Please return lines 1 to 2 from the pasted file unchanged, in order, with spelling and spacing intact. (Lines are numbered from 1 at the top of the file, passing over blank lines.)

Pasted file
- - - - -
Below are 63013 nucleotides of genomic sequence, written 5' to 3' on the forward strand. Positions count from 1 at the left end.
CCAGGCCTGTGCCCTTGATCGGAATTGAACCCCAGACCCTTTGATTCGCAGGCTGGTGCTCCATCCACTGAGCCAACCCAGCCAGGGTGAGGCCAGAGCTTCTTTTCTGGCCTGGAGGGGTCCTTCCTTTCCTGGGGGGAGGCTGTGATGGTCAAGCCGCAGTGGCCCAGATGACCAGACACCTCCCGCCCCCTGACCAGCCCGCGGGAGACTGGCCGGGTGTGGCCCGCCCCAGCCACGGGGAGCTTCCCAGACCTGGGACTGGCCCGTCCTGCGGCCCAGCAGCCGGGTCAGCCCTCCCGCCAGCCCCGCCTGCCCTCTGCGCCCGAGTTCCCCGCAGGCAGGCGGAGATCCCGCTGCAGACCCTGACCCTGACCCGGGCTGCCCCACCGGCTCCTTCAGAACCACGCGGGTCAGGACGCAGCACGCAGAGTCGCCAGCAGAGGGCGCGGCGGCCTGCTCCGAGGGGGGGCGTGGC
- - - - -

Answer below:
Below are 63013 nucleotides of genomic sequence, written 5' to 3' on the forward strand. Positions count from 1 at the left end.
CCAGGCCTGTGCCCTTGATCGGAATTGAACCCCAGACCCTTTGATTCGCAGGCTGGTGCTCCATCCACTGAGCCAACCCAGCCAGGGTGAGGCCAGAGCTTCTTTTCTGGCCTGGAGGGGTCCTTCCTTTCCTGGGGGGAGGCTGTGATGGTCAAGCCGCAGTGGCCCAGATGACCAGACACCTCCCGCCCCCTGACCAGCCCGCGGGAGACTGGCCGGGTGTGGCCCGCCCCAGCCACGGGGAGCTTCCCAGACCTGGGACTGGCCCGTCCTGCGGCCCAGCAGCCGGGTCAGCCCTCCCGCCAGCCCCGCCTGCCCTCTGCGCCCGAGTTCCCCGCAGGCAGGCGGAGATCCCGCTGCAGACCCTGACCCTGACCCGGGCTGCCCCACCGGCTCCTTCAGAACCACGCGGGTCAGGACGCAGCACGCAGAGTCGCCAGCAGAGGGCGCGGCGGCCTGCTCCGAGGGGGGGCGTGGC